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Wednesday, July 31, 2013

U.S. Government Declassifies NSA Court Order

The U.S. government declassified a document that explicates the National Security Agency’s spying capabilities in greater detail than was previously publicly known. The document, which was written on April 25 and disclosed at the Senate judiciary committee hearing on Wednesday, backed up Edward Snowden’s claims about the NSA. For example, when outlining the rules for sifting through metadata collected under the program, the document states that the “NSA shall ensure, through adequate and appropriate technical and management controls, that queries of the [business records] metadata for intelligence analysis purposes will be initiated only using a selection term that has been [reasonable articulable suspicion]-approved,” meaning that if NSA employees simply claim that a target meets “reasonable articulable suspicion” (called “NAS” within the NSA), a judge does not verify this claim and the NSA employee can search the database.

During Wednesday’s Senate judiciary committee hearing, Sen. Mike Lee (R-UT) criticized the facts in the document, arguing, “I assure you as a recovering lawyer myself there is no context in civil discovery or otherwise to take in information from each and every American who owns a telephone.” Sen. Diane Feinstein (D-CA), chairwoman of the Senate judiciary committee, defended the program, saying, “I support this program. I think based on what I know, [terrorists] will come after us. And I think we need to prevent an attack wherever we can from happening. That doesn’t mean that we can’t make some changes.”

Egyptian Government Disperses Pro-Morsi Protesters

The Egyptian government told the country’s security and police forces to break up pro-Morsi protests in Cairo. Dorreya Sharaf, the Information Minister of Egypt, said, “The continuation of the grave situation in Rabaa and Nahda squares and the acts of terrorism, intimidation and cutting off roads is no longer acceptable.”

The government claims that the protests threaten national security and must be ended by “all necessary measures”. Gehad el-Haddad, spokesman for the Muslim Brotherhood, responded, “We are not leaving. Rabaa is an open, peaceful sit-in of citizens protesting against the coup. People can roam freely through here and see there is no threat here. We don’t intend on dispersing it any time soon.”

The Obama administration urged the government to end state-sanctioned violence and to transition into a democratic society as soon as possible, but refused to label the overthrow of Morsi a coup d’état, which, under U.S. law, would require a suspension of the $1.5 billion annual aid to Egypt.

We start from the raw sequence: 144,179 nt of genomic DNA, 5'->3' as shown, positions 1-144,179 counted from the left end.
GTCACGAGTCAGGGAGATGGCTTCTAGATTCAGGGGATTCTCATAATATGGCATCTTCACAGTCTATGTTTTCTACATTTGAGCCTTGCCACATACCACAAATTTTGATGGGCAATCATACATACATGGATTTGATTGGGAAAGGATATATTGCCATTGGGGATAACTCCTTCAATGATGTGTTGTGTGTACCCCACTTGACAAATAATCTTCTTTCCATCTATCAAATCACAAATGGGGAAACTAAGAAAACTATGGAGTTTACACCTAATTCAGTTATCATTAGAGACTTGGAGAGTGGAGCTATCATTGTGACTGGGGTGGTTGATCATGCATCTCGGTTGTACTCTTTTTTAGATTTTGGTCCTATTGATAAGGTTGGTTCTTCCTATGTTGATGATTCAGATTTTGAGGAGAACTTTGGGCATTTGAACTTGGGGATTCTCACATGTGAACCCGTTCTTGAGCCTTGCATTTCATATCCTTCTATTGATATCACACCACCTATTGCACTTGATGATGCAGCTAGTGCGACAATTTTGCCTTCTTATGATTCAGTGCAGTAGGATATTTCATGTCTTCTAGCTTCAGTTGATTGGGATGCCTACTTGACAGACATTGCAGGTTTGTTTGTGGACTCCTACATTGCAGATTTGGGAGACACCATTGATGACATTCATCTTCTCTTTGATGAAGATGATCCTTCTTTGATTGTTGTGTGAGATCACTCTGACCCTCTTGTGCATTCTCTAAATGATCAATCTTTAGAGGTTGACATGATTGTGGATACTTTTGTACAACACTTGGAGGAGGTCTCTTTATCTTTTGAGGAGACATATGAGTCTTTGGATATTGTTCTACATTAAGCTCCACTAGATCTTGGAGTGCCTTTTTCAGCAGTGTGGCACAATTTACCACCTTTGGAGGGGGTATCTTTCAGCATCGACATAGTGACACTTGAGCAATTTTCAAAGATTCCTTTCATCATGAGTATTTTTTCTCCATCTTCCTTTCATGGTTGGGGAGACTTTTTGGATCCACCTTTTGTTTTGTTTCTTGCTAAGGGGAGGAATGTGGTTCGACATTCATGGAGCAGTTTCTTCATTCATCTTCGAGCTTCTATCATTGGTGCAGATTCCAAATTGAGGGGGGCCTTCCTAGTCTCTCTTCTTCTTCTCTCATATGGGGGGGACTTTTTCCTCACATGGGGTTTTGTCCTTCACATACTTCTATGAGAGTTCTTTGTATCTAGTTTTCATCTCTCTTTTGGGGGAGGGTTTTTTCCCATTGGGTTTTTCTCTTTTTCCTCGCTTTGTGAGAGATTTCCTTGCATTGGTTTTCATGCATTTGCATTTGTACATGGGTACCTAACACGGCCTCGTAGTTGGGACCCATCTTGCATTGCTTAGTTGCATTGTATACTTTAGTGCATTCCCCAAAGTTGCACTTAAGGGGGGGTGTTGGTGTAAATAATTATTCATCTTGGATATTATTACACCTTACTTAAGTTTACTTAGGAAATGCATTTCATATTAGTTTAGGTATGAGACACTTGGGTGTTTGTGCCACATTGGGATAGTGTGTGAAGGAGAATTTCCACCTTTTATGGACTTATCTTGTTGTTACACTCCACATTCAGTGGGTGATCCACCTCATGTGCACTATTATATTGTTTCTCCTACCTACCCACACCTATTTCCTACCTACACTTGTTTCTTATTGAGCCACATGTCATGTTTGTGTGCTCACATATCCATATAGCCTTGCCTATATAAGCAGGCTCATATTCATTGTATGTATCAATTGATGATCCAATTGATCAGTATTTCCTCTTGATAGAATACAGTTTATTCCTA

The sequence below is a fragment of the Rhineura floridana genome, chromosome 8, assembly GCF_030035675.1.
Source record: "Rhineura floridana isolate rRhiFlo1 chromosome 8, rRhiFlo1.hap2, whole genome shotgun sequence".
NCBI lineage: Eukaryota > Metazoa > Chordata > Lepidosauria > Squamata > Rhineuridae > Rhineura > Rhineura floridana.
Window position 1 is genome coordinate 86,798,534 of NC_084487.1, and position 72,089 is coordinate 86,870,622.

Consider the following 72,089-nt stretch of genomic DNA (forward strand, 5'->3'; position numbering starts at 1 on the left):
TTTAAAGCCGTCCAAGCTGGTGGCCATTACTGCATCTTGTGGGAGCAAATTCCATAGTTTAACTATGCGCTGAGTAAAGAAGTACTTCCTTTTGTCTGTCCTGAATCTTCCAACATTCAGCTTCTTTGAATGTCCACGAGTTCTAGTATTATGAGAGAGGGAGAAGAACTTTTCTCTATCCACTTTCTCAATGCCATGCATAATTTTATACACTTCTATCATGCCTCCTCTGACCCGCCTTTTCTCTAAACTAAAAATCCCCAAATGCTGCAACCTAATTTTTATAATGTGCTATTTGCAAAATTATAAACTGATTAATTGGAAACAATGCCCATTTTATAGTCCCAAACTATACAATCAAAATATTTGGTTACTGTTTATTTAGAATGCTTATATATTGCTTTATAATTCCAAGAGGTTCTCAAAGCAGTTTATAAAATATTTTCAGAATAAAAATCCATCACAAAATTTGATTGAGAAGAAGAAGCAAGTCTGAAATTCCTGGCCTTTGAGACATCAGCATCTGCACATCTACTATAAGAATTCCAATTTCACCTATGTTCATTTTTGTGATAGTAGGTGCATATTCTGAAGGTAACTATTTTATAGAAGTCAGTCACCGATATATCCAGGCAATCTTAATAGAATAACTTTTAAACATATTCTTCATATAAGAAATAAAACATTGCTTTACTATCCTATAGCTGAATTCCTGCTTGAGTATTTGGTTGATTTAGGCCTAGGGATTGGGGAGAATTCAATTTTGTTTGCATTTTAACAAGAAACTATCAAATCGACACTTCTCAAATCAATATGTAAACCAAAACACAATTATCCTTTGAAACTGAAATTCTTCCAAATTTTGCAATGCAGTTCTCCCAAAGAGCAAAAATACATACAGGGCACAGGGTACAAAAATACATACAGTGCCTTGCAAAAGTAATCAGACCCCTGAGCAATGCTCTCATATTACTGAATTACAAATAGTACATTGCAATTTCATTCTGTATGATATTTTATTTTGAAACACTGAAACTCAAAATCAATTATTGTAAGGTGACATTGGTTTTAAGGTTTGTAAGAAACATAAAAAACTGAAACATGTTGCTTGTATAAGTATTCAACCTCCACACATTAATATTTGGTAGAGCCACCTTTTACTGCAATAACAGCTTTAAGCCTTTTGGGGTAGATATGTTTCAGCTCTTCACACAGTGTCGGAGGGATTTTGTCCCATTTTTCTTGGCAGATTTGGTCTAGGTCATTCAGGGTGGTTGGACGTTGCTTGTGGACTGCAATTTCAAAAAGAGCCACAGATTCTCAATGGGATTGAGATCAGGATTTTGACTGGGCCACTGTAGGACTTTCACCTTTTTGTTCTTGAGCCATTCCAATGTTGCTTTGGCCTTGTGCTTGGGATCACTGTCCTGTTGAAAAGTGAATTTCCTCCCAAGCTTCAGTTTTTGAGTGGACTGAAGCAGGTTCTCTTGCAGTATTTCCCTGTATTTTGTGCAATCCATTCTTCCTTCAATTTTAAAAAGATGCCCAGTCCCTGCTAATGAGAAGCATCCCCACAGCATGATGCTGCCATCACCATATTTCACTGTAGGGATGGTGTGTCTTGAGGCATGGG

Obama Defends Potential Fed Chairman Nominee Summers

U.S. president Barack Obama defended one of his potential nominees for Federal Reserve chairman, Larry Summer, against criticism, saying that while he’s “not even close” to making a choice, Summers is a rock of stability who helped turn the economy around after the 2008 financial crisis. Obama’s remarks come after a leak that Summers was the “overwhelming favorite” to replace current chairman Ben Bernanke over Janet Yellen, the current vice chairman of the Board of Governors of the Federal Reserve System.

After news that Summers was the potential favorite to become the next chairman of the Federal Reserve system, critics argued that not only was Summers a poor pick for the job due to his enigmatic views on monetary policy, but also that Yellen was a more capable pick. Obama is expected to nominate a successor once Bernanke’s term ends in January 2014.

Zimbabwe Holds Presidential Election

Amid allegations of voter fraud and vote-rigging, Zimbabwe held presidential elections on Wednesday. The election was a clear referendum on the presidency of Robert Mugabe, who controversially redistributed white-owned farms to black farmers. Zimbabwe, which has been hit hard by hyperinflation destroyed the currency and led many to abandon it. His main challenger is Prime Minister Morgan Tsvangirai, who was elected Prime Minister under a coalition government after Mugabe failed to achieve a majority of the vote in 2009.

If Mugabe loses, he is highly unlikely to relinquish power easily, as many of his main supporters have stated that Tsvangirai is a “Western puppet” and that they would not accept a Tsvangirai victory. Election results are expected within five days. If a candidate does not receive more than 50% of the vote, a run-off election will be held in September.

Dolly’s Creator Urges Scientists to Clone Mammoth

Ian Wilmut, creator of Dolly, the first cloned sheep, expressed his support for cloning a wooly mammoth after a preserved mammoth carcass was found. Wilmut claimed that scientists could use mammoth stem cells to clone the animal, adding, “I’ve always been very sceptical about the whole idea, but it dawned on me that if you could clear the first hurdle of getting viable cells from mammoths, you might be able to do something useful and interesting.” He later hedged, adding, “”I would say it’s fairly unlikely, but the world is full of surprises,” after expressing concern for the animals’ well-being.

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